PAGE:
Services - What We Do
BAA have specific products to improve fertility and increase reproductive health status. These products are available as concentrate feed, finished feed additive / concentrate for PMR & TMR, molasses-based supplements, lick blocks and ‘loose/dry’ lick.
Currently, these products are available at the following manufacturers:
- Williams Stockfeeds, Queensland
- Reids Stockfeeds, Victoria
- Carson Stockfeeds, Tasmania
- Morgan Feed Supplies, Western Australia
BAA fertility products are of premium quality and suitable for high value cattle, although the cost effectiveness of the program (35 days) has now found its application implemented into commercial cattle operations also.
These products have been proven to reduce time to first oestrus, improve ovarian function, increasing embryo / oocyte production and improve the number or percentage of normal or first-class embryos. The supply of key anti-oxidants, that are more specific for reproduction have increased conceptus / pregnancy dramatically and decreased embryonic loss, abortion and retained placenta / retained fetal membrane; as well as reduced the incidence of diarrhea in calves born during or after the program.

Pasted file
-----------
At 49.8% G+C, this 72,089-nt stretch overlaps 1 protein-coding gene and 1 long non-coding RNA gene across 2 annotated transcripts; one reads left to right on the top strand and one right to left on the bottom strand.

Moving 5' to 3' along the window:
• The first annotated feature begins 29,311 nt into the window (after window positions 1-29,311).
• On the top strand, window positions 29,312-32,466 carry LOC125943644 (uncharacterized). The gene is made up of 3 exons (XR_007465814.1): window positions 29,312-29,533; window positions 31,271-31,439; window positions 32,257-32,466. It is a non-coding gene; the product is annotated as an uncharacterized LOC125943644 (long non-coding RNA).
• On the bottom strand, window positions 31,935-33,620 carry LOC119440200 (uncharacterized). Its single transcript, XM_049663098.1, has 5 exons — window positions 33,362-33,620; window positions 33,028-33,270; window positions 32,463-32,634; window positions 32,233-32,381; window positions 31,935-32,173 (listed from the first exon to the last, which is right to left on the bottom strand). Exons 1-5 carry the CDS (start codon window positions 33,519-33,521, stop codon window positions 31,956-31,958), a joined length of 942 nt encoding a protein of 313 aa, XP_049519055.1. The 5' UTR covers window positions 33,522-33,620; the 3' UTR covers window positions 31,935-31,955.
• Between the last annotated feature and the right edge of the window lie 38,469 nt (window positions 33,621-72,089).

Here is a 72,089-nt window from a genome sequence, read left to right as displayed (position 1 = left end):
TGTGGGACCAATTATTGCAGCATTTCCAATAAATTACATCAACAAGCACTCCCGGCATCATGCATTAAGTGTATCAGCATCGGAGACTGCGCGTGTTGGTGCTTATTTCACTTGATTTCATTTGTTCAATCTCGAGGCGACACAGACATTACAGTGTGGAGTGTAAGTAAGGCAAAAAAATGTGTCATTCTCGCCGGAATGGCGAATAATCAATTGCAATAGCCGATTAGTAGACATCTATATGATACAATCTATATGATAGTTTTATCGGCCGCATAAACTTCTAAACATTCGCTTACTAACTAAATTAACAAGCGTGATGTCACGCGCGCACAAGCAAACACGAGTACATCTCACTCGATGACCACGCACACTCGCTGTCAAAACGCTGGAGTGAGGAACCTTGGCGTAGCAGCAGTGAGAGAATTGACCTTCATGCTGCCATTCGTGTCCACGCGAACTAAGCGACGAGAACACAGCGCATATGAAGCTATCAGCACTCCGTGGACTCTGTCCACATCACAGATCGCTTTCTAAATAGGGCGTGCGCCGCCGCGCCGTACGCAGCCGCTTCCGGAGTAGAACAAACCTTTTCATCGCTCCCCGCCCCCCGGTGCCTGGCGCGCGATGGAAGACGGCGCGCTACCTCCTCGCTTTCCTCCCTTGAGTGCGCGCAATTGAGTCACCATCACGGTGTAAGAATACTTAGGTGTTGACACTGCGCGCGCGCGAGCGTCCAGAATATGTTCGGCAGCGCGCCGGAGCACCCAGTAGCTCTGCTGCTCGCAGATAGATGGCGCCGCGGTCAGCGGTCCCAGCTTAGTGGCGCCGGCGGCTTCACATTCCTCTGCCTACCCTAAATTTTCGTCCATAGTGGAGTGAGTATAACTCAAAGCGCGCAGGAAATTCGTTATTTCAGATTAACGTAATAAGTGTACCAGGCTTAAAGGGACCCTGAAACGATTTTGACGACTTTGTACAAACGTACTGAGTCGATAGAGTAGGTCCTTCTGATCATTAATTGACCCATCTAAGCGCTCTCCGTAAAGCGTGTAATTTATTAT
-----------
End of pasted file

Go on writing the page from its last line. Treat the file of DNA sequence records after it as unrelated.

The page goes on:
The key anti-oxidant package balances ROS (reactive oxygen species):
- Anti-oxidants are related with embryonic cell proliferation
- Cyclical production of ROS contributes to the decline in ovarian function
- ROS is associated with the pathogenesis of follicular cysts in dairy cows
- Low anti-oxidants and high ROS are associated with infertility
- Oocyte ROS exposure is associated with decreased fertilization and blastocyst development
- Protein oxidation is associated with embryo mortality
- Vitamin supplementation, improves embryo development
- Ascorbic acid is required by the corpus luteum (CL) for collagen formation
|Time between heat & ovulation (days)||2.3||1.6|
|Embryonic loss (week 7)||32%||0%|
|Abortion (week 20)||12%||0%|
*Trial dairy cows, Victoria; Australia.
References – McGrath (2017), Gouvea (2017), Chauhan et al (2014) & Daniel et al (1991)